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Single-Cut vs. Full-Cut Diamond?

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If you’re confused by the terms single cut and full cut in relation to diamonds, you’re not alone. These terms are relatively unknown in the diamond industry. However, you probably already know what these diamond cuts are and may have come across these in your search for diamonds or diamond jewelry. While deciding between single cut and full cut diamonds is not always a major decision that you will have to make, knowing the difference is handy and gives you a greater appreciation of the round cut diamond.

Let’s take a look at what single cut and full cut diamonds.

What is A Full Cut Diamond?

A full cut diamonds refers to a round brilliant diamond that is cut according to standard cut specifications. The standard cut for round brilliant diamonds contains 57 or 58 facets, strategically placed to enhance the light performance of the stone. Round brilliants, or full cut diamonds, are the classic diamond shape and account for over 75% of all diamonds.

You will sometimes come across round brilliant diamonds that contain a non-standard number of facets, often much lower than 57 or 58. Although these diamonds have the shape, they are not considered full cut diamonds as the number of facets do not match the standard.

The image below shows a selection of full cut diamonds from a variety of angles.

round cut diamond

See it here

What is a Single Cut Diamond?

So what do we call diamonds that look like round brilliants but don’t have the standard 57 or 58 facets? These are known as single cut diamonds. While it may seem that a single cut diamond merely contains a single cut, this is not the case! The typical number of facets for such cuts is either 16 to 18, which is a very big difference from the full cut stones.

single cut diamond

Single Cut Diamond Faceting Structure

Single cut diamonds don’t have the light performance that full cut diamonds have, due to their low number of facets. Their sparkle is quite low and this is noticeable in larger stones.

Most round diamonds are initially cut as single cut diamonds, before the other facets are added to turn it into a full-cut diamond. A number of factors impact the cutter’s decision on whether to leave the diamond as a single cut or to make it into a full cut. These reasons include the size, color, clarity and overall quality of the stone.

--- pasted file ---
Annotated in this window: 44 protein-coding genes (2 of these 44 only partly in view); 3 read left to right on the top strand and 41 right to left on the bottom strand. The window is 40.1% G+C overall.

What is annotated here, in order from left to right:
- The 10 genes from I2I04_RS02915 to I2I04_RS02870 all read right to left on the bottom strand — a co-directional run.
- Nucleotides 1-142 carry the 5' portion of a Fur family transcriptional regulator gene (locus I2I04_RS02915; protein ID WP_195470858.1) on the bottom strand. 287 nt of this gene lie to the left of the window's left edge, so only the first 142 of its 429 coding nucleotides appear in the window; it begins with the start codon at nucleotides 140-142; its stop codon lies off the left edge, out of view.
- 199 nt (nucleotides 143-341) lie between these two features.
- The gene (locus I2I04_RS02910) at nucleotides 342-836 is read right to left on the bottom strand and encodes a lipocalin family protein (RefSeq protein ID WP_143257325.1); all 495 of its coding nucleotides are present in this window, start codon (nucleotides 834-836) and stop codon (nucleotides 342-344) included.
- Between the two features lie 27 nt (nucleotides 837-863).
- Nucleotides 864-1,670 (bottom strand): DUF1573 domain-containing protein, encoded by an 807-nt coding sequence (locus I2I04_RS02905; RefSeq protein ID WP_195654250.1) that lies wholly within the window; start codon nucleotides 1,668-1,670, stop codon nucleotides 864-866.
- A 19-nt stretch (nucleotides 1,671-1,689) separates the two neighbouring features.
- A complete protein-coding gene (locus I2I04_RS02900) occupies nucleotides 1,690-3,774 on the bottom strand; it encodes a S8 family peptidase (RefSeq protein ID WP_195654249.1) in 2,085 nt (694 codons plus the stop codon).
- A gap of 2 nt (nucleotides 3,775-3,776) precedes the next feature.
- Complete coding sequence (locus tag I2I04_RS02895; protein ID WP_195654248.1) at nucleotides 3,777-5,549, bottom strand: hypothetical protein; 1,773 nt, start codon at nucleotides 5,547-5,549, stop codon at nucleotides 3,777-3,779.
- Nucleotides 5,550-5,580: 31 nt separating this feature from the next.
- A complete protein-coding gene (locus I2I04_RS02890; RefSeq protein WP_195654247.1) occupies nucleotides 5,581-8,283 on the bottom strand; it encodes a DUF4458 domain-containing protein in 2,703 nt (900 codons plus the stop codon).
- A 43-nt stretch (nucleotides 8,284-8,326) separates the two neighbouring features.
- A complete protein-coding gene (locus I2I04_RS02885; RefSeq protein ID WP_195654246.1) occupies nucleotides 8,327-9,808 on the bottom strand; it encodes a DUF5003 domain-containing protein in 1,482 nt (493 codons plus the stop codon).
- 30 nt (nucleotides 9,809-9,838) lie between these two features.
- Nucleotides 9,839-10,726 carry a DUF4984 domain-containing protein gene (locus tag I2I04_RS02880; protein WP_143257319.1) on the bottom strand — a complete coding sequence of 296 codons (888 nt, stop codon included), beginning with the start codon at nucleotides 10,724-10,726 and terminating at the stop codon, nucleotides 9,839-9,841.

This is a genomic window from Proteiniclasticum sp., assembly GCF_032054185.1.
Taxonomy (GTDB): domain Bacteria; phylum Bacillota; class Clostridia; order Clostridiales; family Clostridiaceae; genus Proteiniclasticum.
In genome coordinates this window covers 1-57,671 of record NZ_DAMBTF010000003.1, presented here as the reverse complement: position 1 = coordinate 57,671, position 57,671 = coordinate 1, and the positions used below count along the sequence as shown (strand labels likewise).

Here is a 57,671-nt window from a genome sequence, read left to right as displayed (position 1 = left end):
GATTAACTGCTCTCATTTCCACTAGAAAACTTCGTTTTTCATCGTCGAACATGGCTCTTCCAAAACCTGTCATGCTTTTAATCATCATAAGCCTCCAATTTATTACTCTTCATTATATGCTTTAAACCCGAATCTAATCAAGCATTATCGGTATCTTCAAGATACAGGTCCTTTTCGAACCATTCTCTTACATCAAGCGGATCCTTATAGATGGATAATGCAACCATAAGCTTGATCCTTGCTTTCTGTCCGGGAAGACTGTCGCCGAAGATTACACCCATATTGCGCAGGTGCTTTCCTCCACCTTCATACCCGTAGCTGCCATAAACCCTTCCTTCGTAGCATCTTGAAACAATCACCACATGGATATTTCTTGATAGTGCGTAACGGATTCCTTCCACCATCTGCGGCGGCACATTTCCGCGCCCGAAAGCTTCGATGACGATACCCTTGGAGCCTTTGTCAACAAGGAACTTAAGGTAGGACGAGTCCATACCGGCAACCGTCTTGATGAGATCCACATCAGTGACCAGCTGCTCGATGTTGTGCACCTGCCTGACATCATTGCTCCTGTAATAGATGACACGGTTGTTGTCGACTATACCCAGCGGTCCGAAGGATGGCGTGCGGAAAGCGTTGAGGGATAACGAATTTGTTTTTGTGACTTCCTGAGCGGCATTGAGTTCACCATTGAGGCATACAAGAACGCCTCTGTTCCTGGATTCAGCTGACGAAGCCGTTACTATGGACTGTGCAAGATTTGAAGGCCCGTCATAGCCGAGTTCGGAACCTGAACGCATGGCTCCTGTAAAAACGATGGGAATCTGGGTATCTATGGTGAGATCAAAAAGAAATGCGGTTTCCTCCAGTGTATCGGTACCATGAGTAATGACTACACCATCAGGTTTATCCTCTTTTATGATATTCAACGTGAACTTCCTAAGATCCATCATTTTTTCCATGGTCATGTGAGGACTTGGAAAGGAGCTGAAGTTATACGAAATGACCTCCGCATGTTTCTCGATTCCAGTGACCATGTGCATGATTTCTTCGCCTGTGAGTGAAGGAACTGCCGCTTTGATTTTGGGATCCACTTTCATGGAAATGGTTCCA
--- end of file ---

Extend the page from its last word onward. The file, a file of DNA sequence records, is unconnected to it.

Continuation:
When Should You Buy A Full Cut Diamond Vs. A Single Cut Diamond?

If you’re purchasing a diamond as a center stone, as in an engagement ring, the focus is largely on the diamond. In this case, you want the diamond to have the ultimate sparkle and beauty. It’s best to purchase a full cut diamond.

However, for certain settings and ring designs such as channel, cluster and pave, or designs that make use of accent stones, the individual diamond is not as important. In this case, single cut diamonds offer an equally beautiful choice. You’ll find that often jewelry designers use single cut diamonds in such designs.

So which is better?

In terms of light performance, you will notice that the sparkle in a full cut is unmatched by the single cut stone, especially in small sizes. The full cut has a crushed ice effect as the light hits the facets and is dispersed every which way. However, the single cut has an interesting depth and elegance, due to its large open facets. Many people prefer single cut diamonds in tiny melee sizes as the larger facets give off a more distinguished and clearer sparkle.

Full Cut vs. Single Cut Diamond – Value

It goes without saying that single cut diamonds should be less expensive than full cut diamonds as they require less labor and time to create. Cutting 57 or 58 facets on a small diamond is more difficult and labor intensive than on a larger stone, so it stands to reason that if a small diamond were given a full cut, it would make the stone unnecessarily expensive. A single cut should save you more money if you choose it for your jewelry.

However, this is not always the case.

Single cut melees are highly sought after for luxury watches, meaning that most of these diamonds are used up by the watch industry. Because many people are willing to pay a higher price for single cut diamonds in luxury watches, they end up being quite costly. Single cut diamonds are also quite rare and therefore more expensive than full cut diamonds.

Looking for a diamond? Check out our review of the top online diamond retailers detailing the pros and cons of each.

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